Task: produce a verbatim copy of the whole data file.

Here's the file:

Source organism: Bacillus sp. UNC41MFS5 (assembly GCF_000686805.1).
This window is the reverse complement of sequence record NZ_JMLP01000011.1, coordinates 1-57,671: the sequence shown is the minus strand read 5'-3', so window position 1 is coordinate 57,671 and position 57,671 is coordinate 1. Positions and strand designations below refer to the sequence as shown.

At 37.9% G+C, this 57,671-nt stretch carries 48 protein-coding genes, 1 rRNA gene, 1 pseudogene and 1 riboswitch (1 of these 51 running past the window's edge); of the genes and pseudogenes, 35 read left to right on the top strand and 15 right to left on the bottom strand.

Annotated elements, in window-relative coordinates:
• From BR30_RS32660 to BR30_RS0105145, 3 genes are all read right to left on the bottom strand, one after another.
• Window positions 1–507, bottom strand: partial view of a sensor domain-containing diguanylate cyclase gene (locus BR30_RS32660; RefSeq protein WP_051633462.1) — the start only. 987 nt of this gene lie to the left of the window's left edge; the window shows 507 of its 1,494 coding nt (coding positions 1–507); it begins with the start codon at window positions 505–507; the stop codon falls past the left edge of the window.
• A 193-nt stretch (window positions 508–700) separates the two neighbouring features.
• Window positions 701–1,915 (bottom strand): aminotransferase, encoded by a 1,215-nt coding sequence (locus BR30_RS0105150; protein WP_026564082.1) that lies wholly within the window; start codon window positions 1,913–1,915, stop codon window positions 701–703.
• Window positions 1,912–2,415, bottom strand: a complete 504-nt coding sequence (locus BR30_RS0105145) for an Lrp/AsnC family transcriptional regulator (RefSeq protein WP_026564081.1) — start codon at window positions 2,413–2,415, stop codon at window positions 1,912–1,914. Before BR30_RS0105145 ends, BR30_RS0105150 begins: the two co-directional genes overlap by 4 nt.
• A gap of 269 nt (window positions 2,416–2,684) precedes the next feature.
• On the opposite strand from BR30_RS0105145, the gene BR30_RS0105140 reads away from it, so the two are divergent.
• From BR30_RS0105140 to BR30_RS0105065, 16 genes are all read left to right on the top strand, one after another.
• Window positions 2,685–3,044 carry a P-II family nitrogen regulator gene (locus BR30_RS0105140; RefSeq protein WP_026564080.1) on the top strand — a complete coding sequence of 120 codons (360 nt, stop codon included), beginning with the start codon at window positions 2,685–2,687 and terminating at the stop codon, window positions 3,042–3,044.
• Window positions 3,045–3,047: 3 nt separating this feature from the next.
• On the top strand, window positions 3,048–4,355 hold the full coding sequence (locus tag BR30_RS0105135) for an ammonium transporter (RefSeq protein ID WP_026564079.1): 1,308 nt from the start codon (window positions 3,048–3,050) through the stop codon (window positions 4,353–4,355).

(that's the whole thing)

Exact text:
Source organism: Bacillus sp. UNC41MFS5 (assembly GCF_000686805.1).
This window is the reverse complement of sequence record NZ_JMLP01000011.1, coordinates 1-57,671: the sequence shown is the minus strand read 5'-3', so window position 1 is coordinate 57,671 and position 57,671 is coordinate 1. Positions and strand designations below refer to the sequence as shown.

At 37.9% G+C, this 57,671-nt stretch carries 48 protein-coding genes, 1 rRNA gene, 1 pseudogene and 1 riboswitch (1 of these 51 running past the window's edge); of the genes and pseudogenes, 35 read left to right on the top strand and 15 right to left on the bottom strand.

Annotated elements, in window-relative coordinates:
• From BR30_RS32660 to BR30_RS0105145, 3 genes are all read right to left on the bottom strand, one after another.
• Window positions 1–507, bottom strand: partial view of a sensor domain-containing diguanylate cyclase gene (locus BR30_RS32660; RefSeq protein WP_051633462.1) — the start only. 987 nt of this gene lie to the left of the window's left edge; the window shows 507 of its 1,494 coding nt (coding positions 1–507); it begins with the start codon at window positions 505–507; the stop codon falls past the left edge of the window.
• A 193-nt stretch (window positions 508–700) separates the two neighbouring features.
• Window positions 701–1,915 (bottom strand): aminotransferase, encoded by a 1,215-nt coding sequence (locus BR30_RS0105150; protein WP_026564082.1) that lies wholly within the window; start codon window positions 1,913–1,915, stop codon window positions 701–703.
• Window positions 1,912–2,415, bottom strand: a complete 504-nt coding sequence (locus BR30_RS0105145) for an Lrp/AsnC family transcriptional regulator (RefSeq protein WP_026564081.1) — start codon at window positions 2,413–2,415, stop codon at window positions 1,912–1,914. Before BR30_RS0105145 ends, BR30_RS0105150 begins: the two co-directional genes overlap by 4 nt.
• A gap of 269 nt (window positions 2,416–2,684) precedes the next feature.
• On the opposite strand from BR30_RS0105145, the gene BR30_RS0105140 reads away from it, so the two are divergent.
• From BR30_RS0105140 to BR30_RS0105065, 16 genes are all read left to right on the top strand, one after another.
• Window positions 2,685–3,044 carry a P-II family nitrogen regulator gene (locus BR30_RS0105140; RefSeq protein WP_026564080.1) on the top strand — a complete coding sequence of 120 codons (360 nt, stop codon included), beginning with the start codon at window positions 2,685–2,687 and terminating at the stop codon, window positions 3,042–3,044.
• Window positions 3,045–3,047: 3 nt separating this feature from the next.
• On the top strand, window positions 3,048–4,355 hold the full coding sequence (locus tag BR30_RS0105135) for an ammonium transporter (RefSeq protein ID WP_026564079.1): 1,308 nt from the start codon (window positions 3,048–3,050) through the stop codon (window positions 4,353–4,355).